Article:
Amina Agboola murder: Death 'not preventable', review concludes
The death of a toddler killed by a violent kick to her stomach by her mother's boyfriend could not have been foreseen, a report has concluded.
Amina Agboola, two, of Yaxley, near Peterborough, was kicked 6ft (1.8m) across a room in November 2013.
Mother Sarah Racqueman's boyfriend Dean Harris was jailed for life for murder.
A serious case review by Cambridgeshire Safeguarding Children Board said there was "no evidence" her death could have been "predicted or prevented".
Amina died in hospital in Peterborough on 21 November 2013.
Paramedics responding to a 999 call made by Harris that morning described Amina as looking "like a rag doll" when they arrived at her home.
Harris, who was 19 at the time, told them she had fallen off the toilet, but later admitted he had kicked Amina in the stomach after becoming frustrated when the child repeatedly soiled herself.
'Benefit of doubt'
An inquest revealed her liver had been split in two by the kick and there was evidence of older injuries on her body including a recently broken arm, bruises to her face and skull, and bite marks on her cheek and forearm.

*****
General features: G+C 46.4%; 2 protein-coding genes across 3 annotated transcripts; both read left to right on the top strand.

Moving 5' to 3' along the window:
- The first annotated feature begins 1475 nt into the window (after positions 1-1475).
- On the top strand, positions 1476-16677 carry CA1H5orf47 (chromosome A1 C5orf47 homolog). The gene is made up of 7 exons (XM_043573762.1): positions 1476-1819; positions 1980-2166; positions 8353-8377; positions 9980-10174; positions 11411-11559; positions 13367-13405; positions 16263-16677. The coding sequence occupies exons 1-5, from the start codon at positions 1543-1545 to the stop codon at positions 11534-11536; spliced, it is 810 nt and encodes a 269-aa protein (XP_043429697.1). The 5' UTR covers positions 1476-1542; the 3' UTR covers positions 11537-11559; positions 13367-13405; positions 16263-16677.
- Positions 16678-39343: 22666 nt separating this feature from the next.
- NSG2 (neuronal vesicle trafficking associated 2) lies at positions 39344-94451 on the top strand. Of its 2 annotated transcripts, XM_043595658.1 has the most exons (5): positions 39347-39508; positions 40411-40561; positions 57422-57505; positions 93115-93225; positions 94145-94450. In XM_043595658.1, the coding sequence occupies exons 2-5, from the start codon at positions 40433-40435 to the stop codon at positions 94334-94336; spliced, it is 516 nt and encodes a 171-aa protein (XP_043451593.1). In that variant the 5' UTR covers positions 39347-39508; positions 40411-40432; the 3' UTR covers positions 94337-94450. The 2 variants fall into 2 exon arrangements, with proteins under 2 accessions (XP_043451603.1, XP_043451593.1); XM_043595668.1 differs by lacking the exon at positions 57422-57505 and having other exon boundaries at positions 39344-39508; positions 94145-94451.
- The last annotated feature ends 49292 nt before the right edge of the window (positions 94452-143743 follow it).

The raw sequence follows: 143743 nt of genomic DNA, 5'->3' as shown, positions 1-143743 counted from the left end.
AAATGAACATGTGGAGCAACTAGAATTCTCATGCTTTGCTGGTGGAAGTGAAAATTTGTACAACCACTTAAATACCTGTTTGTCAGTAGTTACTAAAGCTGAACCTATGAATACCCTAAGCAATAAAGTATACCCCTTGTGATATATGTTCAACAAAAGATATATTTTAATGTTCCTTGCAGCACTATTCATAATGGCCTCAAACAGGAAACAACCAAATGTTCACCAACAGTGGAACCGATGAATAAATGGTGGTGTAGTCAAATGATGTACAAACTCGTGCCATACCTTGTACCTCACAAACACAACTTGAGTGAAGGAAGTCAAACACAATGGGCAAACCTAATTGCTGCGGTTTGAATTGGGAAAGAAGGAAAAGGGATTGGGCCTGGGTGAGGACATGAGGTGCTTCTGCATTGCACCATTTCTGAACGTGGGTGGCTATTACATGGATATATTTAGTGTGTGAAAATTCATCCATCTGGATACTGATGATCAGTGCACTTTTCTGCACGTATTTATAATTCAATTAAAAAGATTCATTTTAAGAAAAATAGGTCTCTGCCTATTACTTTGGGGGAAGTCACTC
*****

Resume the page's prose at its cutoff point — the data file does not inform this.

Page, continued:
During the trial it emerged Amina's mother, Ms Racqueman, 29, had been warned by a social worker that Harris had a history of domestic violence and should not be left alone with the child.
However, she said she gave him "the benefit of the doubt", adding: "I believe in second chances."
Harris had admitted manslaughter but was convicted of the child's murder at Cambridge Crown Court in August.
Jailing him for life, the judge ruled Harris must serve a minimum of 17 years.
Ms Racqueman was cleared by a jury in June of causing or allowing her daughter's death.
A serious case review found "no evidence that the child's death could have been either predicted or prevented by the professionals who came into contact with her and her family".
Further, it said: "There was nothing in the mother's boyfriend's past that indicated that he would perpetrate the level of violence that resulted in her death."
Although there were instances where some of the professional bodies involved with the family "could have been more effective in sharing information", there was "no evidence that the tragic outcome could have been anticipated", it said.
"Busy childcare professionals work with many families where there are concerns about the risk posed by a new partner entering the family system and it is very difficult to identify the case where the unexpected will occur.
"Low probability events do occur," the review concluded.